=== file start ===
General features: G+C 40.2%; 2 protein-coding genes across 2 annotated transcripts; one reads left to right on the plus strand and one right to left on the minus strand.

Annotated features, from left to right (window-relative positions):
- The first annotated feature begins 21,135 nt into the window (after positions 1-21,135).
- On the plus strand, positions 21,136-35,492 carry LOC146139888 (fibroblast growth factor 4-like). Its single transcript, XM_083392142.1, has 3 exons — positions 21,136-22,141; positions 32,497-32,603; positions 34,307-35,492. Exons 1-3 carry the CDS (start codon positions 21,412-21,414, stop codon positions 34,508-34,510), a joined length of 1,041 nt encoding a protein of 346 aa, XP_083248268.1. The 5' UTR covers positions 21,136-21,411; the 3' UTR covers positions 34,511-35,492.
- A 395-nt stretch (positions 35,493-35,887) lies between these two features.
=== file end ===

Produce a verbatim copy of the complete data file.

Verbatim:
General features: G+C 40.2%; 2 protein-coding genes across 2 annotated transcripts; one reads left to right on the plus strand and one right to left on the minus strand.

Annotated features, from left to right (window-relative positions):
- The first annotated feature begins 21,135 nt into the window (after positions 1-21,135).
- On the plus strand, positions 21,136-35,492 carry LOC146139888 (fibroblast growth factor 4-like). Its single transcript, XM_083392142.1, has 3 exons — positions 21,136-22,141; positions 32,497-32,603; positions 34,307-35,492. Exons 1-3 carry the CDS (start codon positions 21,412-21,414, stop codon positions 34,508-34,510), a joined length of 1,041 nt encoding a protein of 346 aa, XP_083248268.1. The 5' UTR covers positions 21,136-21,411; the 3' UTR covers positions 34,511-35,492.
- A 395-nt stretch (positions 35,493-35,887) lies between these two features.